TAMPA — Adam Levine owes Kelly Clarkson a drink.
Both singers shot to fame in 2002, and both have been Billboard mainstays ever since. But without Clarkson's post-American Idol success, NBC might never have greenlit The Voice, and Levine might not be the poster boy of pop he is today. Oh, sure, he'd be doing just swell with his own band, Maroon 5, but he wouldn't be hosting Saturday Night Live and acting in films and TV shows, that's for sure.
So it's fitting that Levine and Clarkson teamed up for this year's Honda Civic Tour, which on Friday sold out Tampa's MidFlorida Credit Union Amphitheatre. They're two halves of the same pop coin, the judge and the judged, and between them, they delivered enough chart-busting singles on Friday to keep 19,500 fans dancing all night.
Levine and Maroon 5 would have found fame in any era, adapting like chameleons to the style of the time. Dressed all in white, they whipped from genre to genre without batting an eye: The tipsy reggae bounce of One More Night, the blue-eyed funk of This Love, the disco-punk of Lucky Strike, the big beats and staccato shredding of Harder to Breathe. One minute they're Chicago, the next they're the Time.
During one 15-minute stretch, the band grooved seamlessly from the easygoing swing of Sunday Morning into an electrified cover of Prince's I Wanna Be Your Lover into the funky falsetto of Makes Me Wonder, backed by a three-piece horn section that gave track with big, bold brass ones. They even tacked on a cover of Daft Punk's ubiquitous Get Lucky, a song Levine must be kicking himself he didn't write.
By the time Maroon 5 ended their biggest hit, Moves Like Jagger, Levine was shirtless, his soaked, sinewy torso speckled with confetti, and the fans were eating it alive. "Convince me! Convince me!" he said, teasing the song to a chorus of screams. They may not play to the hipsters in Portland, but man, don't you wish you could book 'em for your wedding?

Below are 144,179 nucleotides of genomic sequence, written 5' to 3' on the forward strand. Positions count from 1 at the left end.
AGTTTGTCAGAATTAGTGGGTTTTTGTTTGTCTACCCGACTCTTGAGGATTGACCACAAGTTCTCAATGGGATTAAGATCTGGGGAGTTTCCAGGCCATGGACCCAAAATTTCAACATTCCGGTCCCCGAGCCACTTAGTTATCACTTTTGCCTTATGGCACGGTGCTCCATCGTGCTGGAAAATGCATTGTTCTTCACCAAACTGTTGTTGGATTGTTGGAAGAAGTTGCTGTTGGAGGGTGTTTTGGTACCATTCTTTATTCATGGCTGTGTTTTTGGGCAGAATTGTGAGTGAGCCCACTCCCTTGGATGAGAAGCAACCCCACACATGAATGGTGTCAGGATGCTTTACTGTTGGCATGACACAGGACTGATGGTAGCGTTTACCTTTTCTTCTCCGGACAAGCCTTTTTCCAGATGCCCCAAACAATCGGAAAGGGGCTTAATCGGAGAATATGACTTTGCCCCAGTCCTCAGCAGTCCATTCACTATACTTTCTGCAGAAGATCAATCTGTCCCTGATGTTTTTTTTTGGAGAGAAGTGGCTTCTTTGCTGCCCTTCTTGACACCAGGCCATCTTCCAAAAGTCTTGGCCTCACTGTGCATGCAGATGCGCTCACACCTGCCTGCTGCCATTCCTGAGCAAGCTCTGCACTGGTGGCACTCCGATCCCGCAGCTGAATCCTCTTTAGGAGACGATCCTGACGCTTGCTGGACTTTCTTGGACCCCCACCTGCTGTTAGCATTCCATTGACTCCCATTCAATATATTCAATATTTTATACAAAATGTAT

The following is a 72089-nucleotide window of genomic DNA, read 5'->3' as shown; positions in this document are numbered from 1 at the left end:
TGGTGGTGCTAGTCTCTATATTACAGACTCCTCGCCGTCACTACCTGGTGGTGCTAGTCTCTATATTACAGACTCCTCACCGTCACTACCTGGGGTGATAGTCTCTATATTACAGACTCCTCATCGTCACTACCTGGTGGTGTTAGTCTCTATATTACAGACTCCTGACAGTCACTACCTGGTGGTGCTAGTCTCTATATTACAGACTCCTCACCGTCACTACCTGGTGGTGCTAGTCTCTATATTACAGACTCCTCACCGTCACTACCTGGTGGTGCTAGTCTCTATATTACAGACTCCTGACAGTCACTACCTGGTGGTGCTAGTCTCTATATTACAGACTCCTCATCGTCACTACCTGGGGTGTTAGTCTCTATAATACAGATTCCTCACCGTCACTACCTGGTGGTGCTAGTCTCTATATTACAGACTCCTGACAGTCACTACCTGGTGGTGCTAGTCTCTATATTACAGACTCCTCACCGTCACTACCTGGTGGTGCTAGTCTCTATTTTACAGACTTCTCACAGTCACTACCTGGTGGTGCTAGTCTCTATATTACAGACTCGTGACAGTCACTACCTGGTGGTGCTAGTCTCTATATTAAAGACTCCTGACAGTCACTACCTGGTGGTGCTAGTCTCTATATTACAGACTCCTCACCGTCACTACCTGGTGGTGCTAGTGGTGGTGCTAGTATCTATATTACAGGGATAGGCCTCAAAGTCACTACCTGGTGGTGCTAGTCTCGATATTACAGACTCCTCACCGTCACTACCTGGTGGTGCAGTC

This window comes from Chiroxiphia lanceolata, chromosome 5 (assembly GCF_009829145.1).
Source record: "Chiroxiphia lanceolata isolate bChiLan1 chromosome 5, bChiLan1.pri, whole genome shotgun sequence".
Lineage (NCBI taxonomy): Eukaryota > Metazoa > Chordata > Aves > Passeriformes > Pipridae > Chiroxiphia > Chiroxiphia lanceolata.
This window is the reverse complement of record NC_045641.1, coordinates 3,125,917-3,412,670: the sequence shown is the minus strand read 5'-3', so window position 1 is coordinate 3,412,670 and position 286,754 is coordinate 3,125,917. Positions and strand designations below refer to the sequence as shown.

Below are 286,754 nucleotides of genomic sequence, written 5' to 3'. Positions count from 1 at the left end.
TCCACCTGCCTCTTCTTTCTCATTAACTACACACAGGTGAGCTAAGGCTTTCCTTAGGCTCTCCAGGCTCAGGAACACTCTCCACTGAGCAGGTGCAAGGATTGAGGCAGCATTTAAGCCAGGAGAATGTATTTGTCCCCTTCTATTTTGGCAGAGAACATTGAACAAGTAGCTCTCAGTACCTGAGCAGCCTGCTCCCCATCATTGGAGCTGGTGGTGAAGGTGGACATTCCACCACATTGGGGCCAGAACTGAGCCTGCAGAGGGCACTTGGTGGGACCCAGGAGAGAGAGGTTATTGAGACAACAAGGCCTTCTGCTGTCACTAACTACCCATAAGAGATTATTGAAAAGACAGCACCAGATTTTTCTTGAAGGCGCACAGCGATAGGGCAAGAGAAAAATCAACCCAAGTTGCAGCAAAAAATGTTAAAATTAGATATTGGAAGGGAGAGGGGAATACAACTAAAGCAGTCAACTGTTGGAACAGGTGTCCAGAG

Bright blond and flattered by her little black dress, Clarkson came out at sunset with a pair of killer girl-done-wrong anthems, Stronger (What Doesn't Kill You) and Behind These Hazel Eyes, then bouncing and twirling at center stage to the Pat Benetar-like Catch My Breath.
The strain of girl power that Clarkson traffics in is at its most infectious when her voice hits the those high notes on Breakaway and the punkish Since U Been Gone. But she also showed a softer side on Don't You Wanna Stay, her hit duet with country star Jason Aldean. Backed by an acoustic quartet — including a guitar, fiddle and accordion — the delicate cheek-to-cheeker offered hope that her forthcoming country album might offer more banjos than bombast.
There's no doubt Levine would have twirled his Voice chair on that one, begging Clarkson to join Team Adam. And after a dozen years near the top of the charts, they'd probably both still walk away winners.